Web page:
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HomeAlbum and Other ReviewsSaint Asonia Scores Another Success With ‘Extrovert’ EP

Saint Asonia Scores Another Success With ‘Extrovert’ EP

Hard rock super group Saint Asonia is keeping itself busy this year, and if the band’s scheduled winter 2023 tour schedule is any indication, it is going to be keeping itself busy into the new year, too. The band’s busy schedule started in July with the release of its debut EP, Introvert through Spinefarm Records. Its release was followed up last week, less than five months later, with the release of its second EP, Extrovert. The band is tentatively scheduled to release both EPs together next month in one complete package, less than two months after the band is scheduled to launch its next tour. Extrovert is another interesting offering from Saint Asonia that will appeal to audiences just as much as its companion record. As with IntrovertExtrovert‘s appeal comes in part through its musical arrangements, which will be discussed shortly. The lyrical themes that accompany the record’s musical content are accessible in their own right, making for just as much appeal. They will be discussed a little later. The record’s sequencing rounds out its most important elements and will also be examined later. Each item noted is key in its own way to the whole of Extrovert. All things considered they make Extrovert one more of this year’s top new EPs.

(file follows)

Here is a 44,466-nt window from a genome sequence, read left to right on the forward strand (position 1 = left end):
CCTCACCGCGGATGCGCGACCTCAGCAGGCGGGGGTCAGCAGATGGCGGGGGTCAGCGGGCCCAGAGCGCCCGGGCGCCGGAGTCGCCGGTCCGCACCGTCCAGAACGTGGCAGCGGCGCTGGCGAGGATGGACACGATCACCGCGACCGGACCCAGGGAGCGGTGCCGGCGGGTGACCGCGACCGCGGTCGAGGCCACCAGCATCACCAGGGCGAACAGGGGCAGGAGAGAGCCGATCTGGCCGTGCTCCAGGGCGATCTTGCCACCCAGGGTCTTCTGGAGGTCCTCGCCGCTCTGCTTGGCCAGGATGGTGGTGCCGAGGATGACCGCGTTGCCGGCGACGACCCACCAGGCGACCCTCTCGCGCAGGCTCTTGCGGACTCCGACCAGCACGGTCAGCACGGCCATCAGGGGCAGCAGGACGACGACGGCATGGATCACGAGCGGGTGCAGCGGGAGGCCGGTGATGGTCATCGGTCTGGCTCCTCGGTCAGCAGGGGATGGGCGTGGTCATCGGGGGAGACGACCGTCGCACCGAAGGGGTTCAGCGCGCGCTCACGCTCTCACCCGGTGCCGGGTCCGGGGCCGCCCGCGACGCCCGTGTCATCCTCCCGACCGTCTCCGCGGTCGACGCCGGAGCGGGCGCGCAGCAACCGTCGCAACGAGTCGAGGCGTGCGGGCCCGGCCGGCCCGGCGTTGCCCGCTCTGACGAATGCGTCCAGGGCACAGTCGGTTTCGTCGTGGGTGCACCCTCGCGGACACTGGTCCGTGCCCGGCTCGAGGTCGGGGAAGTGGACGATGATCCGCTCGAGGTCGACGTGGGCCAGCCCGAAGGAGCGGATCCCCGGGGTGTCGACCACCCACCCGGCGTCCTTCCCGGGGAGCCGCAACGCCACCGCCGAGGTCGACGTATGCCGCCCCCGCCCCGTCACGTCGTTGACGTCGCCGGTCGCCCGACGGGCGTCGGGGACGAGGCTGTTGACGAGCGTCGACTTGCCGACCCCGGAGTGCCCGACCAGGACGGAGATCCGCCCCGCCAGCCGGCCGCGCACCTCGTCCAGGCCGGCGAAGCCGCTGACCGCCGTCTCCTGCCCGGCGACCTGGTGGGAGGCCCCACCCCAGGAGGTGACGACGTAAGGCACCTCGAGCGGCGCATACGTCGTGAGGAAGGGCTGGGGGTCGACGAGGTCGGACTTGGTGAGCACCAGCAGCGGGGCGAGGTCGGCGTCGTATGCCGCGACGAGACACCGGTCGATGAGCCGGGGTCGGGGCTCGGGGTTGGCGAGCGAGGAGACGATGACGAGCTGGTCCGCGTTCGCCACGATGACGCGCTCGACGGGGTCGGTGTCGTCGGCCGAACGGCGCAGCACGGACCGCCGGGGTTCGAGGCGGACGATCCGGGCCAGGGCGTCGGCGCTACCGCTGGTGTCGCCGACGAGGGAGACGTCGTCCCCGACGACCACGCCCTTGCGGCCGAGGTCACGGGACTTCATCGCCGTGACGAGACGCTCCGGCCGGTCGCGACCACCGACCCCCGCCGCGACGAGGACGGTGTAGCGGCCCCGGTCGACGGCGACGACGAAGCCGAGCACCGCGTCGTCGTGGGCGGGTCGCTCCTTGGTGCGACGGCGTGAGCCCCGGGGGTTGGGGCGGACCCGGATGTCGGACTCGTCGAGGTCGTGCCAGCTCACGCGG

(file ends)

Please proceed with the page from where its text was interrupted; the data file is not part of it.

Extrovert, Saint Asonia’s second EP (and fourth overall studio recording behind the band’s two albums, Saint Asonia (2015) and Flawed Design (2019) ) is another largely successful offering from the band. The record’s success comes in part through its featured musical arrangements, which once are once again just as radio ready as any heavy melodic hard rock song that is run on America’s mainstream active rock stations. Just as in the case of the heavier works featured in Introvert, the arrangements in this EP boast a sound and style that is very similar to that of works from the likes of The Veer Union, Otherwise, and A Killer’s Confession. Even with those comparisons in mind, the songs here still boast their own identity separate from those bands’ works and from other worse that Saint Asonia has already crafted. Even in more contemplative moments, such as in ‘Better Now’ and ‘Over It’ the band still does not pull back but so much, but still manages to translate the emotion in the song’s lyrical theme so well through their musical arrangements without being too schmaltzy at any point. Keeping all of this in mind, the musical content that is featured throughout this EP does plenty in its own right to keep audiences engaged.